Over the last few years, the medical community has been using the term perinatal mood and anxiety disorders (PMADs) to describe the spectrum of psychological symptoms women may experience during pregnancy or the postpartum period.  This shift reflects the realization that the term “postpartum depression” describes only the tip of a much larger iceberg; many women experience symptoms of depression during pregnancy, as well as the postpartum period.  Furthermore, anxiety symptoms are prominent and may overshadow the depressive symptoms women experience.

We have many studies which indicate that exposure to maternal depression during pregnancy and the postpartum period may adversely affect a child’s development; we have less information regarding the effects of maternal anxiety.  However, preliminary studies indicate that maternal anxiety, independent of depression, may adversely affect the child.  

In a prospective cohort study, data was gathered from 1336 Norwegian women and their children.  Maternal anxiety symptoms were measured during the second trimester (17-19 weeks), during the third trimester (at 32 weeks), and at 8 weeks postpartum using the Symptom Checklist-90-R. In this group of women, 8.2% experienced prenatal anxiety, 4.0% had postpartum anxiety and 4.4% reported anxiety during both pregnancy and the postpartum period.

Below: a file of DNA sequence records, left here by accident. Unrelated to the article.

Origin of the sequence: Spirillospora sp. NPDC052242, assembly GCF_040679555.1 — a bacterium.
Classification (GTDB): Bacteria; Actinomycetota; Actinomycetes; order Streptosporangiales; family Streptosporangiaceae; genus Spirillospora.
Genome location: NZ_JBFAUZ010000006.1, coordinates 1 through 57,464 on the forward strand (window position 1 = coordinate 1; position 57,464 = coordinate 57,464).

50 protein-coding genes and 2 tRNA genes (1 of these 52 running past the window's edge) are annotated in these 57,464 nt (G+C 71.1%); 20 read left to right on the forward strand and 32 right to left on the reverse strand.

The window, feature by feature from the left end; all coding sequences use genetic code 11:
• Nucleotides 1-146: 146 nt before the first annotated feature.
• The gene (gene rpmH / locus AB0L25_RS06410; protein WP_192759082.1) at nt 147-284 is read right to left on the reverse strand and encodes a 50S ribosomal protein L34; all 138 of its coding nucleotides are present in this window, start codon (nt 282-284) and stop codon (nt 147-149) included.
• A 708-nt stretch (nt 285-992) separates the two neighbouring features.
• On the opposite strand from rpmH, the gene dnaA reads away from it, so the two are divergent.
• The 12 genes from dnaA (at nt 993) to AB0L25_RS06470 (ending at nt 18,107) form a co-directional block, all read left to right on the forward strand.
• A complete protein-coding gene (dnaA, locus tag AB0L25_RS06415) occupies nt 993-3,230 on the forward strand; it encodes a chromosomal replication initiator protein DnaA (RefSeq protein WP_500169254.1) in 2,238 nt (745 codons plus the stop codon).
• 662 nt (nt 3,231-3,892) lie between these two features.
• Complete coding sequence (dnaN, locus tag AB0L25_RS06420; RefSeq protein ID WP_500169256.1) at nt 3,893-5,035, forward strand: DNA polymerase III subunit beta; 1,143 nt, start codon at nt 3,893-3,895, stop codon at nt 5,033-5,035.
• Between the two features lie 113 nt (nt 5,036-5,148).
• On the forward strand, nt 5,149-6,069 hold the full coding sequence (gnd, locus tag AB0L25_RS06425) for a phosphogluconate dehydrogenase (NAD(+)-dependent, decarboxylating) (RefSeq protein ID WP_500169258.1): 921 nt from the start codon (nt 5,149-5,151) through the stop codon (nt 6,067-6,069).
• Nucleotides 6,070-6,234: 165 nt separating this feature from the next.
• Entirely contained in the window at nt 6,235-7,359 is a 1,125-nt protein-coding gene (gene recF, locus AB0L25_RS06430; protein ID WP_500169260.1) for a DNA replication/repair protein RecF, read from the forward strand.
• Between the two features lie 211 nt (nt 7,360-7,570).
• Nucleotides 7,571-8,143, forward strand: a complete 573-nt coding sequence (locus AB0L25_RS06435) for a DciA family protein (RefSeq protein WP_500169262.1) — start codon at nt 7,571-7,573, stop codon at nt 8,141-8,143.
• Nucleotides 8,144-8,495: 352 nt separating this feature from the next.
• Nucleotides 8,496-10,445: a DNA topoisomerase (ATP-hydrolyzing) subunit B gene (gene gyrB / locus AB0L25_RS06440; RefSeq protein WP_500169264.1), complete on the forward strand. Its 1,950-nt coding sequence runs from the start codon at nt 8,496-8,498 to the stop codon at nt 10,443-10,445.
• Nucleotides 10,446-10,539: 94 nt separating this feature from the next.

Children’s development was assessed at two years of age using the Ages & Stages Questionnaire.  The researchers found that 5.6% of the 2-year-olds showed problems in their social-emotional behavior.  These problems were more common in children exposed to maternal anxiety during pregnancy (Odds Ratio, OR=?2.48, 95% CI 1.55-4.92) or during the postpartum period (OR 3.32, 95% CI 1.43-7.74). Social-emotional problems were most strongly associated with exposure to maternal anxiety both during pregnancy and the postpartum period (OR 3.98, 95% CI 1.85-8.56). 

Because perinatal anxiety is so commonly associated with or may lead to depressive symptoms; it would be important to look at the impact of depressive symptoms on the outcomes in this population.  After adjusting for these confounders, maternal anxiety continued to be a significant predictor of adverse child social-emotional development (postpartum anxiety: OR 2.46, 95% CI 1.01-5.97; combined antenatal and postpartum anxiety: OR 2.40, 95% CI 1.03-5.59).

Many of the psychological interventions used in peripartum women focus on managing depressive symptoms. While this approach is obviously important in women with depression, this study indicates that maternal anxiety may have a significant effect on the social-emotional development of children.  This, we must consider interventions that address anxiety, as well as depression.


Ruta Nonacs, MD PhD


Polte C, Junge C, von Soest T, Seidler A, Eberhard-Gran M, Garthus-Niegel S.  Impact of Maternal Perinatal Anxiety on Social-Emotional Development of 2-Year-Olds, A Prospective Study of Norwegian Mothers and Their Offspring : The Impact of Perinatal Anxiety on Child Development.  Matern Child Health J. 2019 Jan 4.

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